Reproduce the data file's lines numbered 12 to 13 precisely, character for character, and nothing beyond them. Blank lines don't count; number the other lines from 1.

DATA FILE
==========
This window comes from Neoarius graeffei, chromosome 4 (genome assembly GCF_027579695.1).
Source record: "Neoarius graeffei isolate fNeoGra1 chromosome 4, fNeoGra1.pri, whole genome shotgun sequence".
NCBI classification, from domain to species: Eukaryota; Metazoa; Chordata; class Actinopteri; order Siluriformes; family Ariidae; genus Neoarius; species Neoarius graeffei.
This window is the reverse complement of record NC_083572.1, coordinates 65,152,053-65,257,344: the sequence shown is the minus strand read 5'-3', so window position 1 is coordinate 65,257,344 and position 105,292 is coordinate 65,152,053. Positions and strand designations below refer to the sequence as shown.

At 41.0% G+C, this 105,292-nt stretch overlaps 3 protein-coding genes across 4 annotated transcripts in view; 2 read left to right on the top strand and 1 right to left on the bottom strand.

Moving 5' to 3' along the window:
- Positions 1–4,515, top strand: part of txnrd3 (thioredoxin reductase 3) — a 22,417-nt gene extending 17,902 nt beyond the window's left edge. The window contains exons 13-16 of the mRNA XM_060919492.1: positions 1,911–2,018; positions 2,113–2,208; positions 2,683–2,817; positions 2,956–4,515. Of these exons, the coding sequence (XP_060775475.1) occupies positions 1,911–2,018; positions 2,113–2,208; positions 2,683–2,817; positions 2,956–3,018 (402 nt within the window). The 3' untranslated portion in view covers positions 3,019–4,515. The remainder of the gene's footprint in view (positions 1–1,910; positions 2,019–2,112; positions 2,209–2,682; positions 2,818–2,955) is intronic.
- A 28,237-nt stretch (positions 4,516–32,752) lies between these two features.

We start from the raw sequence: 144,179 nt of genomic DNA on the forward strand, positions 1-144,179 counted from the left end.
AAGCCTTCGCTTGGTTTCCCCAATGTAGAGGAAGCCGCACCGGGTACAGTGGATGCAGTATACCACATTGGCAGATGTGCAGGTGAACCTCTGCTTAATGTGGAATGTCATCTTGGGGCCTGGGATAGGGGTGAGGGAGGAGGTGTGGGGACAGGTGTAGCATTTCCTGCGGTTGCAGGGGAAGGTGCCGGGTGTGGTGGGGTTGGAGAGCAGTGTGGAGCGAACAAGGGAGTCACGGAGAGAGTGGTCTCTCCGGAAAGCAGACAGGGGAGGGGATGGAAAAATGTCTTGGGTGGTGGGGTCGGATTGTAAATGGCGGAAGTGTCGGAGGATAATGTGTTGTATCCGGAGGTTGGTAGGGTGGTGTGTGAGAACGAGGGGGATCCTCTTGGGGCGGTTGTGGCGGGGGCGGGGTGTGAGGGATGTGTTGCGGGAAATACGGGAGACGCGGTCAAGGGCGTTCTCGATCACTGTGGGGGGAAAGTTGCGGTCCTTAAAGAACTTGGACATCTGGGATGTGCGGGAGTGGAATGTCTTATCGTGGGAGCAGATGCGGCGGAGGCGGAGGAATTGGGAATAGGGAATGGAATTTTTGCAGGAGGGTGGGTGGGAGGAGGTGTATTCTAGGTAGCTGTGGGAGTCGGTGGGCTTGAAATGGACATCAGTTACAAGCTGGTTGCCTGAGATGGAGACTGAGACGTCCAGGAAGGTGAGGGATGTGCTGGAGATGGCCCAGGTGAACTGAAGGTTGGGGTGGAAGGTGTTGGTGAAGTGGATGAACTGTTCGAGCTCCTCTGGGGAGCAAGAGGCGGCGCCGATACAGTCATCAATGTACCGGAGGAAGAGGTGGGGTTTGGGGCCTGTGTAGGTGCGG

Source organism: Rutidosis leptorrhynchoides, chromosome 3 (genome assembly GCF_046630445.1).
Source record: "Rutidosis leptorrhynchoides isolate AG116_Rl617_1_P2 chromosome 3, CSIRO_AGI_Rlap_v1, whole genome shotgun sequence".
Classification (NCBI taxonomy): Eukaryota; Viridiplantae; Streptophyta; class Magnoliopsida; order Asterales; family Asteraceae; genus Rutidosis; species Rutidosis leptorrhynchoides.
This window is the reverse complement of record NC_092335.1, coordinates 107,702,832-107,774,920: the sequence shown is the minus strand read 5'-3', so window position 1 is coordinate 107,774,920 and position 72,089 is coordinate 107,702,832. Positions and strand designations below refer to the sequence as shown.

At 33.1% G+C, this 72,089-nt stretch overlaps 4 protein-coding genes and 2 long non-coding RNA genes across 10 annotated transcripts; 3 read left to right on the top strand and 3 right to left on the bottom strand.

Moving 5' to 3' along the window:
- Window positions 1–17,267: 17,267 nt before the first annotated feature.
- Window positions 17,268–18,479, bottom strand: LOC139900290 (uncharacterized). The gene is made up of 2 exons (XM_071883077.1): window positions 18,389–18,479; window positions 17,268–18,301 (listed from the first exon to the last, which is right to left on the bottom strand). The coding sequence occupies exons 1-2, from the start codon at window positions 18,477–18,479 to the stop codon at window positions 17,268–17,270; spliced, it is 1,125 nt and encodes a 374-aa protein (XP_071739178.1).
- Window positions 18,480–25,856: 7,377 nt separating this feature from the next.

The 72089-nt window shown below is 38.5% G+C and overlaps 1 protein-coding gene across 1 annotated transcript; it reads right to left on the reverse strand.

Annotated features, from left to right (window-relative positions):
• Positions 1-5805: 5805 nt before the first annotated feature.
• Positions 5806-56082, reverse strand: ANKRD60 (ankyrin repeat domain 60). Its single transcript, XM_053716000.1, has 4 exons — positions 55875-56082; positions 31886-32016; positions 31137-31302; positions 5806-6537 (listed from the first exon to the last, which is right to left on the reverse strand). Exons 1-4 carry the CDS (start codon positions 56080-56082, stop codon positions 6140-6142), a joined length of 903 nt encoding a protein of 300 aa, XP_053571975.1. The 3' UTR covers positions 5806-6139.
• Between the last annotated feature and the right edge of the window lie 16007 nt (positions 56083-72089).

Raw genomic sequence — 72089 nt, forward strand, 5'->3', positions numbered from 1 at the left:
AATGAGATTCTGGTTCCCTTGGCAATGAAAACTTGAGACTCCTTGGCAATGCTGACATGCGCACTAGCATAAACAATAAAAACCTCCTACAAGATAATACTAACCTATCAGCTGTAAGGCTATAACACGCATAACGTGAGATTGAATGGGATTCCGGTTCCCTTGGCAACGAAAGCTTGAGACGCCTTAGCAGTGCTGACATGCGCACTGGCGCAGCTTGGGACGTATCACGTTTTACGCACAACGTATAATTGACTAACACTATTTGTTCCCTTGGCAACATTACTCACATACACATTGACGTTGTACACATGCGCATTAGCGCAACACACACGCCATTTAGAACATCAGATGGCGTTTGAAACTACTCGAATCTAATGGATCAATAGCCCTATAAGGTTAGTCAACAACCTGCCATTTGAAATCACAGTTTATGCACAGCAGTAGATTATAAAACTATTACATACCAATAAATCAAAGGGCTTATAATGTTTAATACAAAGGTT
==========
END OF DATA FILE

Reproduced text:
Source record: "Rutidosis leptorrhynchoides isolate AG116_Rl617_1_P2 chromosome 3, CSIRO_AGI_Rlap_v1, whole genome shotgun sequence".
Classification (NCBI taxonomy): Eukaryota; Viridiplantae; Streptophyta; class Magnoliopsida; order Asterales; family Asteraceae; genus Rutidosis; species Rutidosis leptorrhynchoides.